Blog 2017


week of Heatwave & WHoBids.



uite a rush on to get the pictures to The Burton for the Westward Ho! & Bideford Art Society hand-in on time; Suzi manages to slip the Orioles into their frame with the final inking not yet quite dry, and we make it with a minute to spare.

   I stay on to help with the selection process, which seems a little 'unpredictable' this year. We end up with 8 selectors, which leads to a lot of stand-offs. It's very interesting to see how much opinions differ, even about the basics. Having a glimpse inside the selection process helps one cultivate a thick skin. I think we are all doing our best to apply considered  artistic criteria, and yet there remains an essentially subjective, and sometimes seemingly random, aspect to the task. Talking afterwards, we agree on the idea of a 'wild card', so that each selector may put forward just one piece of work which doesn't win majority support. This year, I would have championed a small, naive seascape painting, which I thought was all heart.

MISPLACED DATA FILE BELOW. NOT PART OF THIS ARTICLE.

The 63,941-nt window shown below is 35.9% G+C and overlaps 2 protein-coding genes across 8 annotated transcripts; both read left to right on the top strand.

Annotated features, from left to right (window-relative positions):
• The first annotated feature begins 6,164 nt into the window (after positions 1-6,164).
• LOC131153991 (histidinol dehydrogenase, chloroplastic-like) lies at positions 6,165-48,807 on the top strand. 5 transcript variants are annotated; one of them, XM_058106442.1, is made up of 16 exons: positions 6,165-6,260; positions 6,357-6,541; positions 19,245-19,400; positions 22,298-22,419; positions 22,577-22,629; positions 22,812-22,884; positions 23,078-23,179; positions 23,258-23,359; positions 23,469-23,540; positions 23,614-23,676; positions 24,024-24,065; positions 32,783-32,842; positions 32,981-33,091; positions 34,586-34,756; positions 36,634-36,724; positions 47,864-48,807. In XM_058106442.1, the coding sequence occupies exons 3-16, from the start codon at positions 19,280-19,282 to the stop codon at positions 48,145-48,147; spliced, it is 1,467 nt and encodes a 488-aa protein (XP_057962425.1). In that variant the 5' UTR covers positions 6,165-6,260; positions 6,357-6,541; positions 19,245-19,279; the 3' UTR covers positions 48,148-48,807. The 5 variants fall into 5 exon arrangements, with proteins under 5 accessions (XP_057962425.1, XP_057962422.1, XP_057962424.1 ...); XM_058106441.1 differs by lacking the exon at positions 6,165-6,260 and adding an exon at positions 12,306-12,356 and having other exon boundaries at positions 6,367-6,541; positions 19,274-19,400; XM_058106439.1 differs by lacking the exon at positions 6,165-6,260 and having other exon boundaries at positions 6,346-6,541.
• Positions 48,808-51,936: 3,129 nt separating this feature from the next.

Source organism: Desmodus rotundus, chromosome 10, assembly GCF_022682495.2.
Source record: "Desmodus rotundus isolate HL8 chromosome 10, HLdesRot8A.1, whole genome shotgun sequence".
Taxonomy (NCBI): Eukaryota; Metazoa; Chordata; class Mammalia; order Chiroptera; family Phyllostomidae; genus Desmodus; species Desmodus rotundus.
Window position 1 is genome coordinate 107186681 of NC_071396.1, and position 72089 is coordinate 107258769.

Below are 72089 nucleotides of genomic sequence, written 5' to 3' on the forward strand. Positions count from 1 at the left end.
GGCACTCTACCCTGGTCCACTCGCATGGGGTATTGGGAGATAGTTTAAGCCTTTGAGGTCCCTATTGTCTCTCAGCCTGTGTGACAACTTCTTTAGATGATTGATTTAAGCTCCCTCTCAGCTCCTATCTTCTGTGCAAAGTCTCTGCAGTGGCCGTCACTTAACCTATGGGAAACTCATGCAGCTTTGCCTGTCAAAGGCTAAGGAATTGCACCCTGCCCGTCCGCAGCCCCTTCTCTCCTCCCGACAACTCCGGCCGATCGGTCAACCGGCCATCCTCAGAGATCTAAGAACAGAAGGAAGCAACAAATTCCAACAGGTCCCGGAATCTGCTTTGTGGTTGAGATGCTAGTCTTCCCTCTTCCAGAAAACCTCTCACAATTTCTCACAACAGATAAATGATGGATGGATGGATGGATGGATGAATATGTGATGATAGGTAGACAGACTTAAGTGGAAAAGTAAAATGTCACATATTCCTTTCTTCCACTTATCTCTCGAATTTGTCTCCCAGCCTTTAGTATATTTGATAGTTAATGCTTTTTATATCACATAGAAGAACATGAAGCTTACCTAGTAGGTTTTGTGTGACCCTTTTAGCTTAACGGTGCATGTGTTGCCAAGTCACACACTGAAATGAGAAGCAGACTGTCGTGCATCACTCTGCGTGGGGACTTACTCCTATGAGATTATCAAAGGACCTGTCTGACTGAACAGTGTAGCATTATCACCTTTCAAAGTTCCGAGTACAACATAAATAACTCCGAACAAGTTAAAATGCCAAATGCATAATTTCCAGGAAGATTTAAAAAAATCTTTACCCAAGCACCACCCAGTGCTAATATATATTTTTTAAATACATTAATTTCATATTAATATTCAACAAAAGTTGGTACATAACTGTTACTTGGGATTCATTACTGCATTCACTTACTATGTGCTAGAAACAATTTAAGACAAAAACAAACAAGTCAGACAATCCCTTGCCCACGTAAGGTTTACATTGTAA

olden Orioles' is my first colour reduction woodcut. We are using Calligo Safewash oil-based inks, and Ternes-Burton registration pins.

   After cutting away all the 'white', the block was printed all over in golden -yellow. Then all the yellow areas were removed, and the next darkest colour - the background 'sage' of the foliage - was inked. Finally, everything was cut away except the darkest areas of purple.